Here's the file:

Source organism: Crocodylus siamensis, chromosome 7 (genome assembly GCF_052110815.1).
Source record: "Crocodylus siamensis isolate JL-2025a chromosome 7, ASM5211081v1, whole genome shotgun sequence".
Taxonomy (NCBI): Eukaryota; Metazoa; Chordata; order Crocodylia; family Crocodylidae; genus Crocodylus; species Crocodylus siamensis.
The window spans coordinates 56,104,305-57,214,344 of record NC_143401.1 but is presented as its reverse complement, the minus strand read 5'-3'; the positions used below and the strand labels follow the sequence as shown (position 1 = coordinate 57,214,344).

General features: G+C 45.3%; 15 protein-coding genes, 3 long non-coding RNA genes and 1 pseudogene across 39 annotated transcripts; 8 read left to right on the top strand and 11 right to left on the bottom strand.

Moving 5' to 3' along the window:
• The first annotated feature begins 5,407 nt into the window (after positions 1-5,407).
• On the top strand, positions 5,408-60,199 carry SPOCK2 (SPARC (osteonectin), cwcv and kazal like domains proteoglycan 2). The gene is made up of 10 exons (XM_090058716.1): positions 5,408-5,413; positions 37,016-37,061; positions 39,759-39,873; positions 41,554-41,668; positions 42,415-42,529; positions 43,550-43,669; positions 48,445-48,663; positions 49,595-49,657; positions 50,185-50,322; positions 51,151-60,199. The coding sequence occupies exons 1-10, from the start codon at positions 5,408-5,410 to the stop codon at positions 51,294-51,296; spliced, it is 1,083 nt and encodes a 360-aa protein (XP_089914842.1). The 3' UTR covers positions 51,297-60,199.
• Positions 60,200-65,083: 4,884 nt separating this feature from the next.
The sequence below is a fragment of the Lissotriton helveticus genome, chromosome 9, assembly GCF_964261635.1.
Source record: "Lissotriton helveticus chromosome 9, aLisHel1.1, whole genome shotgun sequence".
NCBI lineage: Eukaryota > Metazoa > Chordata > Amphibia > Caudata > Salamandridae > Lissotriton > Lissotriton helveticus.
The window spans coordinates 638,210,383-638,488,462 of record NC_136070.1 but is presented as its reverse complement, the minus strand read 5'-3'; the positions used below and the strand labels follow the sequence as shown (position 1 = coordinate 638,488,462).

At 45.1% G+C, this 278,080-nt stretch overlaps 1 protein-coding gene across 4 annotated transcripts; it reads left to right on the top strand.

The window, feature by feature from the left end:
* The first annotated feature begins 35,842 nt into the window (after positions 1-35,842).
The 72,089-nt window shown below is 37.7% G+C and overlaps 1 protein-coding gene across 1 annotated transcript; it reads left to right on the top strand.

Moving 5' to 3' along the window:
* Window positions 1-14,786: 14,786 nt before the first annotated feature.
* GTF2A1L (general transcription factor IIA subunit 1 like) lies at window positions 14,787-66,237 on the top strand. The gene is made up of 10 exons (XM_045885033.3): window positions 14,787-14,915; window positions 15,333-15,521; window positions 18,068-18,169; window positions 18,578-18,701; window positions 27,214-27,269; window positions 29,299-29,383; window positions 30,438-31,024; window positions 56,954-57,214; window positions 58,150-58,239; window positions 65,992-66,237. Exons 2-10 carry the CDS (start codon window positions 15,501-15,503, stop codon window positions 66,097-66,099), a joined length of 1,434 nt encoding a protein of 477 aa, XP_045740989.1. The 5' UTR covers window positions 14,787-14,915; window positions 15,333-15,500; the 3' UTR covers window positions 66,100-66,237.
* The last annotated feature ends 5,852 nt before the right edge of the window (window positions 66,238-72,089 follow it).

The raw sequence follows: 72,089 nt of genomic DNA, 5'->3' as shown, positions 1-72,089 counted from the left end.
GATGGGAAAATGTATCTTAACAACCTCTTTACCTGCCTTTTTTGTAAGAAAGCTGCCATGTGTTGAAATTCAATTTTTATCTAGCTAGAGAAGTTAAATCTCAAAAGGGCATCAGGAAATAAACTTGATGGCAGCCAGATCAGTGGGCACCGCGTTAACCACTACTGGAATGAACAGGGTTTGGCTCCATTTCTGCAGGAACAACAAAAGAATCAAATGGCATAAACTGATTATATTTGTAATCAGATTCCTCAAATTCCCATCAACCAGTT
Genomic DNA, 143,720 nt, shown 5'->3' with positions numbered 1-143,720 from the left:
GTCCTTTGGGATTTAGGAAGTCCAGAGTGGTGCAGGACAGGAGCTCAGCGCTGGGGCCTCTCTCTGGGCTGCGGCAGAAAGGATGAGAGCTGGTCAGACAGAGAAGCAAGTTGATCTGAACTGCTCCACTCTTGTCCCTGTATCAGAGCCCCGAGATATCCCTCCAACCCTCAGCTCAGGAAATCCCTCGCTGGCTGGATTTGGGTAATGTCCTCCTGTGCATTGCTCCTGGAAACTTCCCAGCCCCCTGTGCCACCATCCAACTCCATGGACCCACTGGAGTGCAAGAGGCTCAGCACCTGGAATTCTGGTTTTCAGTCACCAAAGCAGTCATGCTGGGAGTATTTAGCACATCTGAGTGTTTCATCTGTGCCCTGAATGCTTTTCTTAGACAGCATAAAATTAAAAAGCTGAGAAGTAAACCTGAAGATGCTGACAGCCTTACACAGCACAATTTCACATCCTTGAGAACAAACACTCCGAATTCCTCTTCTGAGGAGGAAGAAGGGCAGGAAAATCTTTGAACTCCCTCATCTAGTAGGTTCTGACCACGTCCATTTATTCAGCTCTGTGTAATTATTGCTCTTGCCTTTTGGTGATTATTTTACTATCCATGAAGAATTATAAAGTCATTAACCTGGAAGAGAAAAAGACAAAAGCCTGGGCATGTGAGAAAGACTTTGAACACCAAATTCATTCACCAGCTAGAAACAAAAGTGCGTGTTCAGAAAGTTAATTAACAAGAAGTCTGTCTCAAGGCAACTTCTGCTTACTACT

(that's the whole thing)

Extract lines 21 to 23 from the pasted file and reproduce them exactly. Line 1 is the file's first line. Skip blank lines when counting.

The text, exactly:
* The last annotated feature ends 5,852 nt before the right edge of the window (window positions 66,238-72,089 follow it).

The raw sequence follows: 72,089 nt of genomic DNA, 5'->3' as shown, positions 1-72,089 counted from the left end.
GATGGGAAAATGTATCTTAACAACCTCTTTACCTGCCTTTTTTGTAAGAAAGCTGCCATGTGTTGAAATTCAATTTTTATCTAGCTAGAGAAGTTAAATCTCAAAAGGGCATCAGGAAATAAACTTGATGGCAGCCAGATCAGTGGGCACCGCGTTAACCACTACTGGAATGAACAGGGTTTGGCTCCATTTCTGCAGGAACAACAAAAGAATCAAATGGCATAAACTGATTATATTTGTAATCAGATTCCTCAAATTCCCATCAACCAGTT